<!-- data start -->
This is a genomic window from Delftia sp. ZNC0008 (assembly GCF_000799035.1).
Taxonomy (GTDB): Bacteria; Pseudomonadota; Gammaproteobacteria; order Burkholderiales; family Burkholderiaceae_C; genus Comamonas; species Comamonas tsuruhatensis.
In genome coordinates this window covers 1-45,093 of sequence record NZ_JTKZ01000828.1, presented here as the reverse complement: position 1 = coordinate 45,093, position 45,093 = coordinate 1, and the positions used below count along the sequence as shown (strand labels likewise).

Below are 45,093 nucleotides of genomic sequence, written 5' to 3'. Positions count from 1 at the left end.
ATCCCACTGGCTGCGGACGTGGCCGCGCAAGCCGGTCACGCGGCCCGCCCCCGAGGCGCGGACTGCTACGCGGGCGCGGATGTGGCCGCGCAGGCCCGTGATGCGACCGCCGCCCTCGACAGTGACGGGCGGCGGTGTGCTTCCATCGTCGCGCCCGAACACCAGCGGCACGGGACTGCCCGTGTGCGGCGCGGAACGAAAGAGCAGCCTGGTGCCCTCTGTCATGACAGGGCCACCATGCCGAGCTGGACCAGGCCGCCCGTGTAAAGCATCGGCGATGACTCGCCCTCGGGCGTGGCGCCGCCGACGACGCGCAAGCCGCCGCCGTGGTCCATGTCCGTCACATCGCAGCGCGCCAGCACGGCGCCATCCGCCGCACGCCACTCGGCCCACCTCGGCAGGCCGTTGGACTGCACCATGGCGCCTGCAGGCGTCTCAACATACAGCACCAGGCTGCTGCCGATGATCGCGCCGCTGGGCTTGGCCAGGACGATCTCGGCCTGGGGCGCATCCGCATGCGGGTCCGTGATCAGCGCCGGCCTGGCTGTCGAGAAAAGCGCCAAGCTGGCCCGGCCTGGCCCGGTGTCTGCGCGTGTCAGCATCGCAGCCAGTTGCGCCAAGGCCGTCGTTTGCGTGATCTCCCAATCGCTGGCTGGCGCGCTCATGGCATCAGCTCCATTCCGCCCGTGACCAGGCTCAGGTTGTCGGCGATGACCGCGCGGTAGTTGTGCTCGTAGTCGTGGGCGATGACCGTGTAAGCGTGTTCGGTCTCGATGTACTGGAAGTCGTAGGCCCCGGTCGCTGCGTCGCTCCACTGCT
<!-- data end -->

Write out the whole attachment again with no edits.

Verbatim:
This is a genomic window from Delftia sp. ZNC0008 (assembly GCF_000799035.1).
Taxonomy (GTDB): Bacteria; Pseudomonadota; Gammaproteobacteria; order Burkholderiales; family Burkholderiaceae_C; genus Comamonas; species Comamonas tsuruhatensis.
In genome coordinates this window covers 1-45,093 of sequence record NZ_JTKZ01000828.1, presented here as the reverse complement: position 1 = coordinate 45,093, position 45,093 = coordinate 1, and the positions used below count along the sequence as shown (strand labels likewise).

Below are 45,093 nucleotides of genomic sequence, written 5' to 3'. Positions count from 1 at the left end.
ATCCCACTGGCTGCGGACGTGGCCGCGCAAGCCGGTCACGCGGCCCGCCCCCGAGGCGCGGACTGCTACGCGGGCGCGGATGTGGCCGCGCAGGCCCGTGATGCGACCGCCGCCCTCGACAGTGACGGGCGGCGGTGTGCTTCCATCGTCGCGCCCGAACACCAGCGGCACGGGACTGCCCGTGTGCGGCGCGGAACGAAAGAGCAGCCTGGTGCCCTCTGTCATGACAGGGCCACCATGCCGAGCTGGACCAGGCCGCCCGTGTAAAGCATCGGCGATGACTCGCCCTCGGGCGTGGCGCCGCCGACGACGCGCAAGCCGCCGCCGTGGTCCATGTCCGTCACATCGCAGCGCGCCAGCACGGCGCCATCCGCCGCACGCCACTCGGCCCACCTCGGCAGGCCGTTGGACTGCACCATGGCGCCTGCAGGCGTCTCAACATACAGCACCAGGCTGCTGCCGATGATCGCGCCGCTGGGCTTGGCCAGGACGATCTCGGCCTGGGGCGCATCCGCATGCGGGTCCGTGATCAGCGCCGGCCTGGCTGTCGAGAAAAGCGCCAAGCTGGCCCGGCCTGGCCCGGTGTCTGCGCGTGTCAGCATCGCAGCCAGTTGCGCCAAGGCCGTCGTTTGCGTGATCTCCCAATCGCTGGCTGGCGCGCTCATGGCATCAGCTCCATTCCGCCCGTGACCAGGCTCAGGTTGTCGGCGATGACCGCGCGGTAGTTGTGCTCGTAGTCGTGGGCGATGACCGTGTAAGCGTGTTCGGTCTCGATGTACTGGAAGTCGTAGGCCCCGGTCGCTGCGTCGCTCCACTGCT